Food Preservation Help

1. Cheese

Save cheese from drying out and getting moldy, by making your own brine. Into two cups of water dissolve two teaspoons of kosher salt. Stir until the salt dissolves.

Make sure the cheese is completely covered by the brine. If the cheese is already quite salty, you can submerge it in plain water. Store in a closed container in the fridge.

2. Store Garlic

Like those vampires it is reported to scare off, garlic hates light and moisture. To avoid moldy garlic, store it in a dry dark place at room temperature. A great way to do this is to place it in a paper bag punched with holes to keep air circulating. You can also store garlic in the cupboard on a wire-mesh basket. You can safely store garlic like this for up to 6 months.

3. Keep Onions Fresh

Onions can be harvested and stored over the winter. They need to be kept dry and aerated. First, you need to cure them. Spread the onions out in a single layer in a warm airy spot. Once they are dry, trim the roots with scissors. Store dried onions in mesh bags. An easy and inexpensive way to do this is to place them in a clean pair of pantyhose and hang them handy for use.

4. Leftover Tomato Paste

If you have any leftover tomato paste, place it on a baking sheet. Depending on how much you use per meal, you can make a different number of portions. Then roll each portion as a candy, put all your “candies” in a Ziploc bag, and put it in the freezer. You will be able to use it for up to 5 months.

5. Bug-Free Dry Goods

Did you know that a bay leaf will deter insects from making your flour supply their home? Beetles, weevils, moths, cockroaches, ants, and flies do not like the smell of bay leaves. Place dried bay leaves in the containers of your dry goods. It works for flour, rice, and pasta. You can also tape fresh or dried bay leaves inside your cupboards and shelves.

6. Freeze Everything That Can Be Frozen

Fruits, vegetables, and fresh herbs can all be frozen and used in the offseason.

Whether you have your own garden or you are buying more of these when in season, freezing them is an excellent way to save money and have fresh foods in the offseason. To freeze fresh herbs, chop and create green ice cubes. These can be popped into soups, stews, and sauces.

7. Wilted Herbs

Place your wilted herbs on a baking tray in the oven for a few minutes. Once they are done, place the herbs in a sealed jar and use them each time you need them.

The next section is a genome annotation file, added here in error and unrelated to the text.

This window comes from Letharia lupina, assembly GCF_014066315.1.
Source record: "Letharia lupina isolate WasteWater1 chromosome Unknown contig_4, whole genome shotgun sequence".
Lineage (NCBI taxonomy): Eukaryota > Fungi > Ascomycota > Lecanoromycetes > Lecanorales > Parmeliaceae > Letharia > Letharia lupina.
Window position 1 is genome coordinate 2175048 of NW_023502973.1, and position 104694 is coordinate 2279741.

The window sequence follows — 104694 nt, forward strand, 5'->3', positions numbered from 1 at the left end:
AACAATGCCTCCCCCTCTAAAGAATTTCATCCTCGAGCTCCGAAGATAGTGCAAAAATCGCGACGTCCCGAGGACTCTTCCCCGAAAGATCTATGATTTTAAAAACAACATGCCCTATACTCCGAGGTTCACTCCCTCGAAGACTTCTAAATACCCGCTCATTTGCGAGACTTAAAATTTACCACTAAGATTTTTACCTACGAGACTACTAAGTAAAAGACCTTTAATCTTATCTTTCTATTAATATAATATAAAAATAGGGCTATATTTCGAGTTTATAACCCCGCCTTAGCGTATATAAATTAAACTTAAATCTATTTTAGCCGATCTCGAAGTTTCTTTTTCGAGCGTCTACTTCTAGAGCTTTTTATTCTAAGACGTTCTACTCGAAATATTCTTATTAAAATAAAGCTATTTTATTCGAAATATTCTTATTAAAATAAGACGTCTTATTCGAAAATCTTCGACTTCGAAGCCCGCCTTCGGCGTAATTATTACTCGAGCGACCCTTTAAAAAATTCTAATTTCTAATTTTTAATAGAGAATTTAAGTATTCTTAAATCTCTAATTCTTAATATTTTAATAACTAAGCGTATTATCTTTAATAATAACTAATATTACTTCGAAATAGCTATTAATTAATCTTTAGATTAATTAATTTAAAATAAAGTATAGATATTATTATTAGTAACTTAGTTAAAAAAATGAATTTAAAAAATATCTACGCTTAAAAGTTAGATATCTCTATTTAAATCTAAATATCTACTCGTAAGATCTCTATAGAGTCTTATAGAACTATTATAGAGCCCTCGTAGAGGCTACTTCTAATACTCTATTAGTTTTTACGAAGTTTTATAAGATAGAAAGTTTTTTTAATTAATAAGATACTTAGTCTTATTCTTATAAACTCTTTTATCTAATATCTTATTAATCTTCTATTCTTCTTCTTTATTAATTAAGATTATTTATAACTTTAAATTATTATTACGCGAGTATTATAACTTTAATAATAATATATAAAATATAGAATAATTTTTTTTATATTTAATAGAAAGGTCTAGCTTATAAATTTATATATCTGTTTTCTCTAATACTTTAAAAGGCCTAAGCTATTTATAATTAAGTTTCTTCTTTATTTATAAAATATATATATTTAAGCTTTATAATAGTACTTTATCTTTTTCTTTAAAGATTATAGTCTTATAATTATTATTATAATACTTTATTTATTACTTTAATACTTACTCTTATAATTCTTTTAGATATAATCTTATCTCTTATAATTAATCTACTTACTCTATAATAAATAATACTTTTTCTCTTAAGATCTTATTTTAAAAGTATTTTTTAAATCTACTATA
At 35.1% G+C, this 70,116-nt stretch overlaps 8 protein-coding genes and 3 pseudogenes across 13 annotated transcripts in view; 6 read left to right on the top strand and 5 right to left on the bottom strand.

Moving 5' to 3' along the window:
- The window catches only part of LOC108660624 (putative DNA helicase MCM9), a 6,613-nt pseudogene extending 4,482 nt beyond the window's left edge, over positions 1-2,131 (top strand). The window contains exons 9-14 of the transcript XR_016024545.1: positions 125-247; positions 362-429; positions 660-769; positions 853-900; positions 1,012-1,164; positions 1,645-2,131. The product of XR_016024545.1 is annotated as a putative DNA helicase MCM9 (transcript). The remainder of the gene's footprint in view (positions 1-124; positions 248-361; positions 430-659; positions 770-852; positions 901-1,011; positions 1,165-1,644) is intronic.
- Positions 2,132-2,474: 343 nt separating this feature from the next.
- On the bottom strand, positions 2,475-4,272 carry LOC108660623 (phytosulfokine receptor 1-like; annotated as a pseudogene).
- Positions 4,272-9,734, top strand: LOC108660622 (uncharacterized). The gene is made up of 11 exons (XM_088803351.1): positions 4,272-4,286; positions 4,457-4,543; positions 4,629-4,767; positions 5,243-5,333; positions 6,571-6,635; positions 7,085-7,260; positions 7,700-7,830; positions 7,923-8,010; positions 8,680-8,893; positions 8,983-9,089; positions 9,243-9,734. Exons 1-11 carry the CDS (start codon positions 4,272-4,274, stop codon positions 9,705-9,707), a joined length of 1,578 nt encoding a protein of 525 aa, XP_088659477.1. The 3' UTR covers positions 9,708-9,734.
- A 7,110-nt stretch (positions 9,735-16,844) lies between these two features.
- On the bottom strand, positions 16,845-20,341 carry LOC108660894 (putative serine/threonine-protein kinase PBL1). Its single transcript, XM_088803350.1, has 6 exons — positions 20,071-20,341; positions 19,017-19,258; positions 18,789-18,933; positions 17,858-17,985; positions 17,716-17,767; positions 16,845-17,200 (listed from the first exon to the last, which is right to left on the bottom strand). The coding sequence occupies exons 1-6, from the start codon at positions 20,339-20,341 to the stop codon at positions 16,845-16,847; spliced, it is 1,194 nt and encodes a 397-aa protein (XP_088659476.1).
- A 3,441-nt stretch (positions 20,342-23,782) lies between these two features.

8. Fresh for longer

Ginger, green onions, and radishes will keep longer and will stay fresh if stored in a sealed container, filled with water.

9. Keep your fruits fresh

Add 3 parts water to 1-part vinegar. Wash your berries in this mixture, dry them and then refrigerate. Strawberries, blueberries, and blackberries will last longer and won’t go moldy.

10. Fresh bread for longer

Put a celery stick inside your bag of bread. Your bread won’t get moldy for more than one week.

11. Milk

Put a pinch of table salt in your milk jug and store it in the freezer. The salt will stop your milk from getting spoiled.

12. Bananas

By wrapping the stems of your bananas in a plastic wrap, they will brown much more slowly.

13. Green salad

Store your green salad in a kitchen towel. Put it in a closed container and store it in the freezer. The towel will absorb moisture and your salad will stay fresh for longer.

14. Smart Saucer

You can make a nutritious sauce for pasta with your blender or food processor. Freeze it and it’s ready when you need it. This is a great way to preserve extra tomatoes in season.

15. Try Your Hand at Dehydrating

Here’s another great idea! New dehydrators have several shelves. So, you can dehydrate several foods at once – as long as they have the same dehydration time. The secret’s in the preparation and knowing how long to dehydrate. Most foods can be dehydrated.

16. Get Creative with Appliances

Want to try drying before you purchase a dehydrator? Try these ideas: Use your oven as a dehydrator. Preheat the oven to 145 degrees. Fruits and veggies will turn out crisp and tasty. Dehydrate meat to make jerky at 150 degrees. Use parchment paper for fruit leather recipes.

Try six to eight hours or increase the temperature and dry a shorter time. Make use of your toaster oven as a dehydrator. Set your toaster oven to as low as it will go. Leave the door slightly ajar. Check often.

17. Use the Old Sun Dry Method

Sun-drying has been around for generations. It is time-consuming but easy and cost-effective. Set food in trays on parchment paper in the sun. This drying process can take several days. Cover with mesh to keep insects and flies away.

Stone Garden Markers For Herbs & Vegetables

16ac9cd3-cbfb-497b-b44c-cc0266f475e7Find smooth rocks and paint with acrylic paint. Write names of seedlings and herbs to avoid confusion. Cover in three coats of polyurethane to keep name on.

Hydrogen Peroxide Uses

hydrogen-peroxideFirst Aid

Hydrogen peroxide gently sanitizes cuts and scrapes without harsh chemicals. It’s a natural anti-septic that helps to prevent infection. This solution should be used to help clean minor wounds but should not be used for long term treatment or to clean serious wounds.

I personally use a food-grade, 3% hydrogen peroxide solution for minor cuts, scrapes and bug bites to disinfect, and use this DIY first aid ointment to promote healing.